I spent about 30 years “hands on” in fiberglass
boat and mold
construction. Hull lengths up to 44 ft and with many varied materials and techniques.
Over those years I have come to the conclusion that 99% of blisters on a vessel are caused by poor work
practice or faulty equipment
used in the lamination process. Particularly during the gel-coat, skin coat and first structural layer of the layup
. This also applies to what people refer to as “delaminated” layers that in reality were not properly laminated to begin with.
A short list of what causes most blisters is as follows:
GELCOAT: Thin gel-coat, under catalyzed gel-coat or poor spray equipment
that allows oil
, water, or catalyst drops to contaminate the gel-coat film. Spray equipment that poorly mixes the catalyst. Also, in factory repairs
SKIN COAT: A skin coat that is too thin, an undersaturated skin coat, air bubbles in skin coat, waiting too long after gel-coat is sprayed to apply the skin coat, dust or trash or contamination between the gel-coat surface and the skin coat, under catalyzed resin in the skin coat, spray equipment that allows oil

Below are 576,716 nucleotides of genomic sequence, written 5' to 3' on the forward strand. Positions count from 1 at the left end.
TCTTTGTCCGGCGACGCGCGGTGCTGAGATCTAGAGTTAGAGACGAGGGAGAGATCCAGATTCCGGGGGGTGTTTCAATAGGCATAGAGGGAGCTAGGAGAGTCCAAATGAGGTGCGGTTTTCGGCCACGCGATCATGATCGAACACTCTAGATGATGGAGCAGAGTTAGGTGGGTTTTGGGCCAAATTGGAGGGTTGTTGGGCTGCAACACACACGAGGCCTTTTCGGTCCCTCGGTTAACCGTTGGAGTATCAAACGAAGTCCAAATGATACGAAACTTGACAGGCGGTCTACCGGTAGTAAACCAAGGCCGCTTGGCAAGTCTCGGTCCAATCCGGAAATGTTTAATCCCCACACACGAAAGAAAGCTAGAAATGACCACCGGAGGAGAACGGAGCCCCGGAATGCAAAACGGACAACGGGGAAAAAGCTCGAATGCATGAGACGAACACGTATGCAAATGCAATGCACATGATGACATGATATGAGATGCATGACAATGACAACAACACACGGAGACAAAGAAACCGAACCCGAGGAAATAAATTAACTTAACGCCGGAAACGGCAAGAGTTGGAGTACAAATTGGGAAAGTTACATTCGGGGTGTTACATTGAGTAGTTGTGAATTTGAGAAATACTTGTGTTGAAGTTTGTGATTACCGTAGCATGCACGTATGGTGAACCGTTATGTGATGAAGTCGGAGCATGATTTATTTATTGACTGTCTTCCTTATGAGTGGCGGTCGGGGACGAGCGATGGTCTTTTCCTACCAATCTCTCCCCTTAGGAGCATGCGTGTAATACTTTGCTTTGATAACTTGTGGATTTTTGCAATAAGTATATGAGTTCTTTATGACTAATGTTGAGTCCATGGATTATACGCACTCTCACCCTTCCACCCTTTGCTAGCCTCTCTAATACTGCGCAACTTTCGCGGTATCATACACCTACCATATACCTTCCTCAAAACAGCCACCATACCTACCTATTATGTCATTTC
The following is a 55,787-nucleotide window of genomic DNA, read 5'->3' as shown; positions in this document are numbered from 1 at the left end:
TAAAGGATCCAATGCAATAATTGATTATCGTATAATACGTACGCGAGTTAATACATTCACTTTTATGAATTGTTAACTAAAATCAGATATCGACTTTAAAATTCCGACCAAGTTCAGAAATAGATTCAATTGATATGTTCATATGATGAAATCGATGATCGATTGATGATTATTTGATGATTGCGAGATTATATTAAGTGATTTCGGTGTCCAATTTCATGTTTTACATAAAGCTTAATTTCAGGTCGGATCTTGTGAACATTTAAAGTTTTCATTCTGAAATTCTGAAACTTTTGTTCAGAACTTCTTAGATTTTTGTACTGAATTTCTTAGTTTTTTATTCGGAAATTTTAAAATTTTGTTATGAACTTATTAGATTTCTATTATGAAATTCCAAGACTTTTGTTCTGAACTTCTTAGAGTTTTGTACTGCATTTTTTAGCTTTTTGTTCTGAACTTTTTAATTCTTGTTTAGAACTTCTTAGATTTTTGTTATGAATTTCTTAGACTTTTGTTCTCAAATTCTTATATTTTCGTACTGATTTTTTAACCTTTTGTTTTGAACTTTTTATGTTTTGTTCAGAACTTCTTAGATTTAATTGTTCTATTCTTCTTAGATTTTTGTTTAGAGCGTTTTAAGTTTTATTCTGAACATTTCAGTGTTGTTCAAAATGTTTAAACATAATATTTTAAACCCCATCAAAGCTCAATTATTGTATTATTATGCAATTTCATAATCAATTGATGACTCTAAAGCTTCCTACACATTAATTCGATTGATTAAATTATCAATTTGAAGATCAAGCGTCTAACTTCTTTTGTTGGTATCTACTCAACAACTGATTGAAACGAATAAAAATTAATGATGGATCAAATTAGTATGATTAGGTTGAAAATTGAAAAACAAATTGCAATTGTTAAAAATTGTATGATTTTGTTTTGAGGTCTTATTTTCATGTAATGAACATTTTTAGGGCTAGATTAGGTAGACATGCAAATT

, water or catalyst drops to contaminate the skin coat. Spray equipment that poorly mixes the catalyst.
FIRST STRUCTURAL LAYER: Undersaturated material, air bubbles in the laminate, waiting overnight to apply first structural layer, dust or trash or contamination between the first structural layer and the skin coat, under catalyzed resin, spray equipment that allows oil, water or catalyst drops to contaminate the laminate. Spray equipment that poorly mixes the catalyst. Exposure of the skin coat to sunlight or extreme heat prior to applying the first structural layer.
MATERIALS: Strand mat or chopped roving strand that has an excessive amount or highly insoluble binder. Really cheap
resin, really cheap
catalyst, really cheap chopped strand mat or chopped roving strand. Use of a DCPD resin (or any resin for that matter) that has poor secondary bonding characteristics.
After the first structural layer is applied and provided it is of sufficient thickness, the risk of poor work
practice and faulty equipment causing blisters is greatly reduced. It is not eliminated.
In my experience, the majority of blister and a lot of de-lam that is seen in hull and deck
structures are related to poorly trained and supervised applicators, poor work practices and improper or poorly maintained equipment. Faulty materials can normally be traced directly to the builder
ordering really cheap and substandard materials.